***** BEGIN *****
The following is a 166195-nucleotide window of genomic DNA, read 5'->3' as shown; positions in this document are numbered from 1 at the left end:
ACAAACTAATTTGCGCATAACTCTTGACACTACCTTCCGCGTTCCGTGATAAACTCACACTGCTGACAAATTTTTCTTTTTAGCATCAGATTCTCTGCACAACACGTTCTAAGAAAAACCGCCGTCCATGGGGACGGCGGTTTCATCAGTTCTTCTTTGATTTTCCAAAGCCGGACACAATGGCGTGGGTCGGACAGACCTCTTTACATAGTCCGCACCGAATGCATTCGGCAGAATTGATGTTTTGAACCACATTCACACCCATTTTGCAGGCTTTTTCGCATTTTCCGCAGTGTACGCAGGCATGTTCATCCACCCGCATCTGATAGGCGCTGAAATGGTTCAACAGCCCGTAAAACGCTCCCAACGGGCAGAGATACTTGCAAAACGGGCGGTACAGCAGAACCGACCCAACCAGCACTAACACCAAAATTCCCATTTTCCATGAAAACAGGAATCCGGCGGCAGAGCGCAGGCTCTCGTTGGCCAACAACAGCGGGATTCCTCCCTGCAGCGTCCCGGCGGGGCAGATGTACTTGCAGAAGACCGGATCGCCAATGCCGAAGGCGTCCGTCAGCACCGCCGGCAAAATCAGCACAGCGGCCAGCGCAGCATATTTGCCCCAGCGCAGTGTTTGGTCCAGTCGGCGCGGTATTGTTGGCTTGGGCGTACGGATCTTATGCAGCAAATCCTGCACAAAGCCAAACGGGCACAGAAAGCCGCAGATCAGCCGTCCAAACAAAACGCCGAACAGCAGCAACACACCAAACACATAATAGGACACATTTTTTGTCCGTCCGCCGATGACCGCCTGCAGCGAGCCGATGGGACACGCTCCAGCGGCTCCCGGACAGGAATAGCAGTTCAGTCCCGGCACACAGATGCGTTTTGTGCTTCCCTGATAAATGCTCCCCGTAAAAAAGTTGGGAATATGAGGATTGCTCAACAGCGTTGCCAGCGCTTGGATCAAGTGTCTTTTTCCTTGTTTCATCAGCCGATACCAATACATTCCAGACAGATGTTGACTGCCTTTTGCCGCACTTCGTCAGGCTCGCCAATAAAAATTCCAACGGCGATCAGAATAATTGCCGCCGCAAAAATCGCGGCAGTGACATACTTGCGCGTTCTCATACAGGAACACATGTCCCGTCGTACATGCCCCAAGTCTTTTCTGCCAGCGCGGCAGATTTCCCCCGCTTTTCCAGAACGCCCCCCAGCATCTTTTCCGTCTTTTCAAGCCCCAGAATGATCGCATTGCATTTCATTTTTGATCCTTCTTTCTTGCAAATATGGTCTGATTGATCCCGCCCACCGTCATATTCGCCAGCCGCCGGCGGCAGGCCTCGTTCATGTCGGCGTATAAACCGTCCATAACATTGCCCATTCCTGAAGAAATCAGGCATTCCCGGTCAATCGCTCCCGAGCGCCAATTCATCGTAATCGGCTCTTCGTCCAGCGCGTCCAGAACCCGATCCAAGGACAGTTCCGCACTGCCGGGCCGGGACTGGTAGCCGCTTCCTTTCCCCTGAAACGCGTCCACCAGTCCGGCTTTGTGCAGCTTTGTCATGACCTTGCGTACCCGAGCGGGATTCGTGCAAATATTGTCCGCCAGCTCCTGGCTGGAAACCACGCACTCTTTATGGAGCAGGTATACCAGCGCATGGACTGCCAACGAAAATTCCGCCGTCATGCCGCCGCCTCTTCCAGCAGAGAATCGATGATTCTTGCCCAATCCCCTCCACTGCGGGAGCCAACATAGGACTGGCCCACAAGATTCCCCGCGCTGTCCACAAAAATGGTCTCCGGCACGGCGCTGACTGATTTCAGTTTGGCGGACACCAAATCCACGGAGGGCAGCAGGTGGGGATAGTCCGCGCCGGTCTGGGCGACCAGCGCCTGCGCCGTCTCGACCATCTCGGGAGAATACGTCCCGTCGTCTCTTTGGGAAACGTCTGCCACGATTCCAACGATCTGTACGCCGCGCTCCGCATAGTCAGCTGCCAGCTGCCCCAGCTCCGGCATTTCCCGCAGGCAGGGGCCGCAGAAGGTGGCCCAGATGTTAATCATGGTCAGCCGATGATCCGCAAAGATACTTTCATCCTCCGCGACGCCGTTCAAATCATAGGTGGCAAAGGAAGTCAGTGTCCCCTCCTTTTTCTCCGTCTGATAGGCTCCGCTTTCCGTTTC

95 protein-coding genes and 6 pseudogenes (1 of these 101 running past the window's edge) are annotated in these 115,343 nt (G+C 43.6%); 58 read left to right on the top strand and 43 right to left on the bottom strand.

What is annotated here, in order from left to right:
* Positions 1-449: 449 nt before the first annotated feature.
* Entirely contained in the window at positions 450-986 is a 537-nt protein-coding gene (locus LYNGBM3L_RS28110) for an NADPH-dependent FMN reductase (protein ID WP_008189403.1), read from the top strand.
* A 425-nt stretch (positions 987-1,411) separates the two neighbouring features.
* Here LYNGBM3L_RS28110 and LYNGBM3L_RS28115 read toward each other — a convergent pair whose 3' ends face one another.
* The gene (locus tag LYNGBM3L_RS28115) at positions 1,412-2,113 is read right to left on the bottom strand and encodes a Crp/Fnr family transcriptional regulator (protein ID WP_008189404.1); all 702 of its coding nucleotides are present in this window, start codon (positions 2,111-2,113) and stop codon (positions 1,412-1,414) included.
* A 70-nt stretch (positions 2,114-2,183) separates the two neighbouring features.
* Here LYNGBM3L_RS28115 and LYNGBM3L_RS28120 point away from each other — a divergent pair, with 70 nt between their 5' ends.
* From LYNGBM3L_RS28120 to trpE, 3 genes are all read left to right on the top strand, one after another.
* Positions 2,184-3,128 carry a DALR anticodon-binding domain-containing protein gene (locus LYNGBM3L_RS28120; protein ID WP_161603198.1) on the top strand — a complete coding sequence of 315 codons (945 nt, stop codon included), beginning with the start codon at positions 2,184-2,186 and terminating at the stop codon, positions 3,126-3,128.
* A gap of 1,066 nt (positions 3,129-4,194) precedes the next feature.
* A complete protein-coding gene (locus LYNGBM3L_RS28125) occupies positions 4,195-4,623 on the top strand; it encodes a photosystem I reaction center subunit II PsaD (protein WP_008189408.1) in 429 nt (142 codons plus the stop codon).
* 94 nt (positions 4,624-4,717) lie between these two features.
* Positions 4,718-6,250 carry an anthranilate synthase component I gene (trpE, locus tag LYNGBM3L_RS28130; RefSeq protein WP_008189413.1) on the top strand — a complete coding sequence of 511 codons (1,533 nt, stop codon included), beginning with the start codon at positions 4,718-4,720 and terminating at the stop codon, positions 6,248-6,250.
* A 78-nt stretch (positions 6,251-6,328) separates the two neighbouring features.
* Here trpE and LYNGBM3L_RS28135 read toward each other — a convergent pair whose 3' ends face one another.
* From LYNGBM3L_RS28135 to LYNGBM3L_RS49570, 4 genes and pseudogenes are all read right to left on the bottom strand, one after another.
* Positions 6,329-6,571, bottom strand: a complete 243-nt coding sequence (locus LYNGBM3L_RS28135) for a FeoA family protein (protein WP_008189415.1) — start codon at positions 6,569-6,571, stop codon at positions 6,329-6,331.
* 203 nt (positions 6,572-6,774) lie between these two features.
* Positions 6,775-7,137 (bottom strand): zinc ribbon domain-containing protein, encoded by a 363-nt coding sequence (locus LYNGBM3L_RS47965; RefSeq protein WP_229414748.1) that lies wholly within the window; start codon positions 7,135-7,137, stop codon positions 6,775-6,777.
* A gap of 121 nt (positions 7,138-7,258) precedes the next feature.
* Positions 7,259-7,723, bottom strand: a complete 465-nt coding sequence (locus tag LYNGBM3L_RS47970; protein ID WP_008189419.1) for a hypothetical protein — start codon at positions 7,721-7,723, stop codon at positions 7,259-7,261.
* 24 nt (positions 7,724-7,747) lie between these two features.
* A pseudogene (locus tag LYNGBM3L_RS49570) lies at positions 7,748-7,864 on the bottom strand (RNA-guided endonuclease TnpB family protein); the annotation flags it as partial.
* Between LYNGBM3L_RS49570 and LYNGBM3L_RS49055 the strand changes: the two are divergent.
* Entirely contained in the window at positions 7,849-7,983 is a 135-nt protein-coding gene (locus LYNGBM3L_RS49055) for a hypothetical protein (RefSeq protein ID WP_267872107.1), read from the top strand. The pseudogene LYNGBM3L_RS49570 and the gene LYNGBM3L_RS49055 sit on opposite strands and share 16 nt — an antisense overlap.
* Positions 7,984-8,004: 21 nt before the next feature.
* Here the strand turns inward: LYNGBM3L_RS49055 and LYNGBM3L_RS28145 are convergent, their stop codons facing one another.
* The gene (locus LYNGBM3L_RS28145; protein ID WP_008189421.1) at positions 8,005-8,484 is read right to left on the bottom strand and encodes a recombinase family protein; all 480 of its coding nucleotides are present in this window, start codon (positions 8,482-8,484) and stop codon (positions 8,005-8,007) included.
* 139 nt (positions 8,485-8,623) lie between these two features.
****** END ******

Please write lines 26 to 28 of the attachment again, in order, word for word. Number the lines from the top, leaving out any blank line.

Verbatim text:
* 24 nt (positions 7,724-7,747) lie between these two features.
* A pseudogene (locus tag LYNGBM3L_RS49570) lies at positions 7,748-7,864 on the bottom strand (RNA-guided endonuclease TnpB family protein); the annotation flags it as partial.
* Between LYNGBM3L_RS49570 and LYNGBM3L_RS49055 the strand changes: the two are divergent.